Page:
In search of the
The first New World/Four Square store opened in 1963 and the Foodstuffs-owned supermarket chain, as the company’s Facebook page proudly proclaims, has been “tempting taste buds” ever since.
Take a look at a modern supermarket, with its fluorescent lights and big boxiness, and the first store in Stanmore, Christchurch, seems fairly quaint in comparison (although the window-sized sale posters are still in use today). But while the buildings may have changed markedly, many of the same Kiwi brands are still available.
Promotional imagery from inside the first stores shows shopkeepers in white aprons talking to ladies in smocks, who, being dutiful, smiling housewives, are stocking up on products from Chelsea, Chesdale, Choysa and Kelloggs.
Fast forward to 1989, and New World’s double page spread in the New Zealand Herald declares its 23rd birthday with neon blues, reds and greens and a dazzling cheerleader (mathletes may notice this birthday celebration would mean New World was founded in 1966, rather than 1963, but what’s a few years between friends). Like many ads of that era—and of previous eras—it was all about the coupon and, of interest to grocery taxonomists, it seems that tea towels, face cloths, rubber gloves and glasses were all categorised in the variety/hardware section back then.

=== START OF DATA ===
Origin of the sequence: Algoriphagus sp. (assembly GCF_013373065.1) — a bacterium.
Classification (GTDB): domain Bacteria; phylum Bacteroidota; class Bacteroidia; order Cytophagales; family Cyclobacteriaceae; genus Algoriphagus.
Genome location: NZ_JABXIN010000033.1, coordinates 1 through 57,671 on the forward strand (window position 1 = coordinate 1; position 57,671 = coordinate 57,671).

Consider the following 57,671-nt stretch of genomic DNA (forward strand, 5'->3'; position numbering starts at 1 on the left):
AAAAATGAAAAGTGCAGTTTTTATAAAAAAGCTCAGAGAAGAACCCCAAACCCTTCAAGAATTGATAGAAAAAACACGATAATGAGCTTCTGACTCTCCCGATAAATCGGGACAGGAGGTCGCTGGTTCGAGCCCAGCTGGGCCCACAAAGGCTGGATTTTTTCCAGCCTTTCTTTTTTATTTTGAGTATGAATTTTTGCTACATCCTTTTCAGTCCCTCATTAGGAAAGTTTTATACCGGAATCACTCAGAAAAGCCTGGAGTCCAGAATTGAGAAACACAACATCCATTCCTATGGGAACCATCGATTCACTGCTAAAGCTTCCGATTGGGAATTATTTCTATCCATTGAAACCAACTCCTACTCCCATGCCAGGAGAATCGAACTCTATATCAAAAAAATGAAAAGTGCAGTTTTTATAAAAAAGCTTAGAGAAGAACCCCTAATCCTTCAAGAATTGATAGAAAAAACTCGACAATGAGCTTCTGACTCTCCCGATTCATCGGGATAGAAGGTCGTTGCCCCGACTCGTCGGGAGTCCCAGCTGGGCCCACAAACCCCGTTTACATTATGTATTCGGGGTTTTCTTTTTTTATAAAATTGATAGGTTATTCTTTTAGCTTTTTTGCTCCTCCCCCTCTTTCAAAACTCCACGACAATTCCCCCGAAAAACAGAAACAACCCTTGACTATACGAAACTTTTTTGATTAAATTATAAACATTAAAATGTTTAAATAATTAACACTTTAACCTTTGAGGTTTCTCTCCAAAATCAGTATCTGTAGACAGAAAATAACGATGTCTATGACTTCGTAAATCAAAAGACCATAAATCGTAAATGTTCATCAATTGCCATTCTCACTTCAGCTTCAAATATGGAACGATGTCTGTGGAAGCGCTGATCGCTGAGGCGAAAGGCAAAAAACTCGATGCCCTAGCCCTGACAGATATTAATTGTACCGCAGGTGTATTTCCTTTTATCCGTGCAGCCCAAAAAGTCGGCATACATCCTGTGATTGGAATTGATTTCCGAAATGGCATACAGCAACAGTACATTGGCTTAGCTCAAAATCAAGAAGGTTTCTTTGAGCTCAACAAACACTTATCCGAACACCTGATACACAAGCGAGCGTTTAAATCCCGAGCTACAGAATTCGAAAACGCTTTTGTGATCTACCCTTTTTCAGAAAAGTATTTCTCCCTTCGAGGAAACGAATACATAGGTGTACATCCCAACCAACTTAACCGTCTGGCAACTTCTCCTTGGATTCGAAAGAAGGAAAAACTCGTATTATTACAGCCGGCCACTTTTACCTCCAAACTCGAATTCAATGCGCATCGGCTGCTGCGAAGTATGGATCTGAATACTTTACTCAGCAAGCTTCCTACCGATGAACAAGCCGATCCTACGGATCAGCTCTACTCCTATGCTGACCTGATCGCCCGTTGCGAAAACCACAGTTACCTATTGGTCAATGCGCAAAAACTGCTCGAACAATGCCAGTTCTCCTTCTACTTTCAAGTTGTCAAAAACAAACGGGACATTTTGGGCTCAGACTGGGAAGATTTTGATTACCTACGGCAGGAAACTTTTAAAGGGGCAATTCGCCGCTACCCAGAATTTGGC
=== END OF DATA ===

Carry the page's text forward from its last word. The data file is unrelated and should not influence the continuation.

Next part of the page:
On the company’s 25th birthday, two archetypal humans of the time show off their impressive bouffants, with “valued customers” receiving a commemorative anniversary key ring (it’s not clear what the unvalued customers received). And undoubtedly from a similar epoch, a glamorous shopper shows off her trolley in the car park (eagle-eyed bogans may notice the remnants of some classic car park ‘rarkies’ over her right—and very well-padded—shoulder).
Further on into the years we see evidence of a less restrictive time with cigarettes on sale at the Silverstream branch, the arrival of stateof-the-art point-of-sale technology, and a still from a TVC showing that most glorious of retro treats—fizzy drink in a glass bottle— being delivered. Ahhh, those were the days.